One of my first smart devices was a TP-Link Wi-fi Smart Plug (model HS100). I used it to control the lights in our Christmas tree by voice control using an Amazon Echo. It worked great then, and after Christmas I moved it to our family room to control a floor lamp that we usually turn on in the evenings while watching TV or reading stories to our daughter. Unfortunately it is not compatible with Logitech’s Harmony Hub, so I wasn’t able to control it with my Harmony app/remote.
This is where Home Assistant proved how good it is at bridging the gaps between smart home devices. Adding it was easy enough. I assigned it a static IP address–all of my Home Assistant-related devices have a static IP address set–and followed the documentation to add it to my configuration.yaml file:
switch: - platform: tplink host: 192.168.0.150
After checking the configuration and restarting Home Assistant it showed up as a switch in the web UI. It even used the name I had assigned the plug in the TP-Link Kasa app. I went on to customize it using the
customize section of the configuration.yaml file by changing the icon, capitalizing the
friendly_name, and enabling control of it with the Emulated Hue Bridge component.
homeassistant: # Name of the location where Home Assistant is running name: Home # ... some code omitted for brevity customize: # ... some code omitted for brevity switch.lamp: friendly_name: Lamp icon: mdi:lamp emulated_hue: true
After another restart of Home Assistant, my Logitech Harmony Hub picked up the “Lamp” as a Philips Hue bulb, getting around the incompatibility issue. Now I’m able to assign one of the smart home buttons on my Harmony remote to turn the lamp on/off. That was one of my initial complaints in the first post in this series, and it really does add convenience when watching a movie at night.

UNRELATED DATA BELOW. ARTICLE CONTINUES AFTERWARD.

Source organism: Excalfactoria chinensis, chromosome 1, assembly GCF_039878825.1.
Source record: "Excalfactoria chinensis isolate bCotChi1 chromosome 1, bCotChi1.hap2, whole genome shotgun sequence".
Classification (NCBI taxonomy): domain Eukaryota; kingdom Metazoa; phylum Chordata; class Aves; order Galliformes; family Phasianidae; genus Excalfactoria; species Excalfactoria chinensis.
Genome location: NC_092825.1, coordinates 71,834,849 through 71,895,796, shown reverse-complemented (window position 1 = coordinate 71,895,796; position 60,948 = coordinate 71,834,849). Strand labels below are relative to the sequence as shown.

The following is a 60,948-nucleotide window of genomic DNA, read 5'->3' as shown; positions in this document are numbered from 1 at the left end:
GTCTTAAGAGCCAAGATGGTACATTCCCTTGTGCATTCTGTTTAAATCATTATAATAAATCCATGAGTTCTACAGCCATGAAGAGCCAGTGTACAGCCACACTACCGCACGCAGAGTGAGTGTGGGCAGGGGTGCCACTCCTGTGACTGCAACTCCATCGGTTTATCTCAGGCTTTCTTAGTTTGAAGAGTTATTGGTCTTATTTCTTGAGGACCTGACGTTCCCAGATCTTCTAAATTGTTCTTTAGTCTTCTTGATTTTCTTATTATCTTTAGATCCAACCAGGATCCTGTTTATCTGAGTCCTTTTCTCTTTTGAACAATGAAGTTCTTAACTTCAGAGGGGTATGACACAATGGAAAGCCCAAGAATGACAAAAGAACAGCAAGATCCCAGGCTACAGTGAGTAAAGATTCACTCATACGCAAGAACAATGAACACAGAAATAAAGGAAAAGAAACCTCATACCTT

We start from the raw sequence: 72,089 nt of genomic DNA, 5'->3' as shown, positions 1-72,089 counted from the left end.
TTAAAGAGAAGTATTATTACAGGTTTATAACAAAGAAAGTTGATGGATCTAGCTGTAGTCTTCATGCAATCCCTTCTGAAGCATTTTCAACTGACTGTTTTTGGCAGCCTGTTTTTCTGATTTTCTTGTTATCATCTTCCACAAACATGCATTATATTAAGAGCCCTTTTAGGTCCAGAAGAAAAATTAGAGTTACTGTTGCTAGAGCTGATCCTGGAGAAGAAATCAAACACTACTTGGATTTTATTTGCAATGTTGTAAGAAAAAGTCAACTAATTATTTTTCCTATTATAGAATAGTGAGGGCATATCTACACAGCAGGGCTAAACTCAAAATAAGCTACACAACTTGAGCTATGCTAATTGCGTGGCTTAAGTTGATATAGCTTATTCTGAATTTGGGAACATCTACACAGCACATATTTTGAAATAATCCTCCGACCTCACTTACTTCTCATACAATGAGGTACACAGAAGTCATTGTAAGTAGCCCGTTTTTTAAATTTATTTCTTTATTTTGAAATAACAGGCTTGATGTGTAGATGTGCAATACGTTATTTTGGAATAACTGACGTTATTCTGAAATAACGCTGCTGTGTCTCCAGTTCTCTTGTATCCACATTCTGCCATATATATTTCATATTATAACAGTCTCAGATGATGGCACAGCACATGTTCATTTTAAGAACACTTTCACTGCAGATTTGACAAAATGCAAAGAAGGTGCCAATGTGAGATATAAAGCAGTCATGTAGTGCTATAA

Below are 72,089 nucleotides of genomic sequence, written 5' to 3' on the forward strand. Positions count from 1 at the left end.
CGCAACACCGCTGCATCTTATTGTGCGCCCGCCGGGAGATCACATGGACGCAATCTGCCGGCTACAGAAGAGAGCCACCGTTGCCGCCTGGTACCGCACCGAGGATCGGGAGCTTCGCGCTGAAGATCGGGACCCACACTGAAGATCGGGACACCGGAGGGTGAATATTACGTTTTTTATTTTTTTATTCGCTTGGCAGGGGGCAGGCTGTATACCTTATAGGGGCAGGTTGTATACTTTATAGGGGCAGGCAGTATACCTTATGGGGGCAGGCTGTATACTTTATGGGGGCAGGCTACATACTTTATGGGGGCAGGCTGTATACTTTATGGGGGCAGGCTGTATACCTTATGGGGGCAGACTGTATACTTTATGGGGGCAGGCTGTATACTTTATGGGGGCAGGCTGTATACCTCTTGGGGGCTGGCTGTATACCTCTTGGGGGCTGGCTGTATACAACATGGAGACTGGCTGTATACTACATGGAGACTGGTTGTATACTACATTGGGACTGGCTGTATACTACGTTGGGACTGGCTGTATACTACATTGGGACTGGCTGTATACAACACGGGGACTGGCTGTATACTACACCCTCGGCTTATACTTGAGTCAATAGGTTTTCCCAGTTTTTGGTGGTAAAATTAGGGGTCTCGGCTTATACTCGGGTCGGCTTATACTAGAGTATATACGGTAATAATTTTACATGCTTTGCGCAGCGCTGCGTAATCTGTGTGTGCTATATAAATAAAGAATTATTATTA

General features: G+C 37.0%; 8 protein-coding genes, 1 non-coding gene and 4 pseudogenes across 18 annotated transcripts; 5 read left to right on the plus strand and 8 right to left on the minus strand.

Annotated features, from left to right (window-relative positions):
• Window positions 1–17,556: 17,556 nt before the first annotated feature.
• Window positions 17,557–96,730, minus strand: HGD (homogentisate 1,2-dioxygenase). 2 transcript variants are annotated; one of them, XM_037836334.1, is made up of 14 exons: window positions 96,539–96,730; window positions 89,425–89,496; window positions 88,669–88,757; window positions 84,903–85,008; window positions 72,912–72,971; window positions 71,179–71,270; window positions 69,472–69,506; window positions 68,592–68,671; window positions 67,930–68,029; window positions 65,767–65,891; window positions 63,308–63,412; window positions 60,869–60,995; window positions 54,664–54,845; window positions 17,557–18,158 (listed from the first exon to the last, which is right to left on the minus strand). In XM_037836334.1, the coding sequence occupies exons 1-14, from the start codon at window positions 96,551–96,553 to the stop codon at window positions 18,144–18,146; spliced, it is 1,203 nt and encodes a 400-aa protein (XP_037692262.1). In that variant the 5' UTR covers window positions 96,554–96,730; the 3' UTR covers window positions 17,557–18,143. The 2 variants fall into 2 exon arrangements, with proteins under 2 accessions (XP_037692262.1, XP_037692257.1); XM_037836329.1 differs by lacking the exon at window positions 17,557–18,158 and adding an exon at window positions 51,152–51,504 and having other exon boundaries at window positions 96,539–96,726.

Another bonus (in my mind) is that to use Alexa for voice control of the plug, now I can disable the “Remote Control” feature in the TP-Link Kasa app–bypassing TP-Link’s cloud service–and instead have Alexa see it as a Hue bulb and control it locally within my network.
Series: Creating My Smart Home
- Making All of My Smart Home Devices Work Together with Home Assistant
- Initial Setup and Configuration of Home Assistant on a Raspberry Pi
- Control Z-Wave Devices with Home Assistant Using an Aeotec Z-Stick
- How to Fix GE Z-Wave Switches Not Updating in the Home Assistant UI
- Track Home/Away Status for Your Household Using Their Smart Phones and Home Assistant
- Add Alexa Voice Control to Home Assistant with the Emulated Hue Bridge
- Control TP-Link Smart Plug with Harmony Hub via Emulated Hue Bridge
- Add System Monitoring to Home Assistant
- Organize the Home Assistant Web UI with Groups
- Set Up Secure Remote Access for Home Assistant
- Install and Configure the Home Assistant iOS App and Enable Notifications